There’s nothing like devoting an entire week to one’s desire to create beautiful work in an idyllic setting. Workshops are limited to 10 people, so there’s plenty of one-on-one time for all students to get the most out of the experience. That’s next year. Between now and then, I’ll be painting every day, always learning and growing with enthusiasm and passion, loving what I do. I encourage everyone to find their passion and pursue it relentlessly. For me, it’s quite simple: Keep painting.


LandEscape 40 Art Review


LandEscape 5 Art Review

Ronald Walker Lives and works in Sacramento, Caliifornia

An artist's statement

I

nfluenced by symbolism and primitive art I believe that we are not as civilized as we think. 'Our relationships and habits have changed little over the last few thousand years. My work serves as a kind of metaphorical roadmap of my life, which explores the inner aspects of my habitation in, and movement through the suburban experience.' I received my MFA degree from the University of Kansas, My MA degree from Central Missouri State University and my biography is listed in Who's

Who in America, and Who's Who in American Art. I have been shown in over two hundred exhibitions around the United States including 35 solo exhibits. I live in the Sacramento area with my wife and two children.

Ronald Walker


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Art Review

Ronald Walker An interview by Dario Rutigliano, curator landescape@europe.com with the collaboration of Elizabeth Steiger

Ronald Walker's works reflect the tradition of symbolism and primitive art and creates a permanent interplay between inscrutability and beauty: his direct, almost instinctive approach conveys memories in a multilayered, colorful experience that invites the viewers to a joyful experience. While dispensing with the theoretical precepts of minimalism, Walker's works keep independence from the context they explore, so the colorful paintings that we'll discuss int he following pages can be viewed as an aesthetic testing ground for the autonomy of painting and its historicity. I'm particularly pleased to introduce our readers to his stimulating artistic production. Hello Ronald, and welcome to LandEscape: to start this interview, would you like to tell us something about your background? You have a solid formal training and you hold a MFA degree from the University of Kansas and a MA degree from Central Missouri State University: how did these experiences influence your evolution as an artists and how do they impacted on the way you currently conceive and produce your works?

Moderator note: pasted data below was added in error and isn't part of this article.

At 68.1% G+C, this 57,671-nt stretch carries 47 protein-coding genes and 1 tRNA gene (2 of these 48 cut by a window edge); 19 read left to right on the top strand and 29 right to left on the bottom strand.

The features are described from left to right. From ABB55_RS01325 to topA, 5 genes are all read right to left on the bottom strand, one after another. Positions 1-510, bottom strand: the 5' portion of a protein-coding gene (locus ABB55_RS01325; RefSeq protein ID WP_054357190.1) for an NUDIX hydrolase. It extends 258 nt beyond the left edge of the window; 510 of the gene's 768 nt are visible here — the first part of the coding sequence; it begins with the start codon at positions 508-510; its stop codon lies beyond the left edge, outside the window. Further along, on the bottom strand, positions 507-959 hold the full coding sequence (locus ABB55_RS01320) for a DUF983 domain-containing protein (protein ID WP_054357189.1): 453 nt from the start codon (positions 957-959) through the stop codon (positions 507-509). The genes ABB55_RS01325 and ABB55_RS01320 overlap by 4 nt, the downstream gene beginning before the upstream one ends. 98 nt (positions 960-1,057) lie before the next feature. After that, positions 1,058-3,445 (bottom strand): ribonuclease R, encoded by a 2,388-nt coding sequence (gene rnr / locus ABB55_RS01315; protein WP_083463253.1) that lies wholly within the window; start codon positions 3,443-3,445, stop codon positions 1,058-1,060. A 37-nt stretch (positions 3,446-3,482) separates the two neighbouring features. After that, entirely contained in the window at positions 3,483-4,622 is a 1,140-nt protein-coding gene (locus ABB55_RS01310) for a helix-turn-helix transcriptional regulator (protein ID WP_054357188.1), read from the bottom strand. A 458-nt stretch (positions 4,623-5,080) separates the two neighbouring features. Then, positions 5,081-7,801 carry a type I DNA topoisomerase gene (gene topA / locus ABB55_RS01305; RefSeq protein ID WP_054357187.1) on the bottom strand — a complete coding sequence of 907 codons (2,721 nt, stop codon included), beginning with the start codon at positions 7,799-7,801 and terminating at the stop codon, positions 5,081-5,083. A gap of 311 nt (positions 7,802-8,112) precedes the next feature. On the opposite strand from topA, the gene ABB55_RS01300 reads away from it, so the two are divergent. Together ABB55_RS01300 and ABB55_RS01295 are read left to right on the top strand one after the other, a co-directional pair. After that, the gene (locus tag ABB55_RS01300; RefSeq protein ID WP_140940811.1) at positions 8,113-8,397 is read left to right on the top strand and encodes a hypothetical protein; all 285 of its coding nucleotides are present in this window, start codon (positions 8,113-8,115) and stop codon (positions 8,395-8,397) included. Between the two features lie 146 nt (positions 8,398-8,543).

As a very young child I lived at my grandparents small farm for a few years, some of my earliest memories date from there. The

combination of these early memories, coupled with going to school in the Midwest surrounded by farms, combined to give rise to my frequent use of farm animals as subjects within my paintings. With the exception of the few years on the farm I was raised in the suburban setting of Ventura, California, north of Los Angeles. I became interested in art in high school and pursued that interest at Ventura Community College where I met and studied with the artist Gerd Koch. The open minded approach Gerd had towards art had a major influence on me. I learned not to dismiss a work of art just because it seemed strange and I did not understand it. Rather the opposite, study it and learn as much as possible about it. I feel I owe a great deal to this approach to the new and different. After a couple of years at Ventura Community College I headed off to Central Missouri State University where I ultimately Completed both my Bachelors and Masters degree in art. There I Met Margaret Peterson who was a wildly creative, very individualistic artist. Her individualism made a deep and lasting impression on me. She had been a professor at CMSU for quite a while but always seemed to teach by example and treat us as fellow artist and not students, her artwork and energy were awesome and infectious! After college at CMSU I spent the next five years painting and showing as much as possible. Due to a variety of fortunate circumstances I had the chance once again to Juerg Luedi


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Ronald Walker

Art Review

Suburban Primitive Manifesto, by Ronald Walker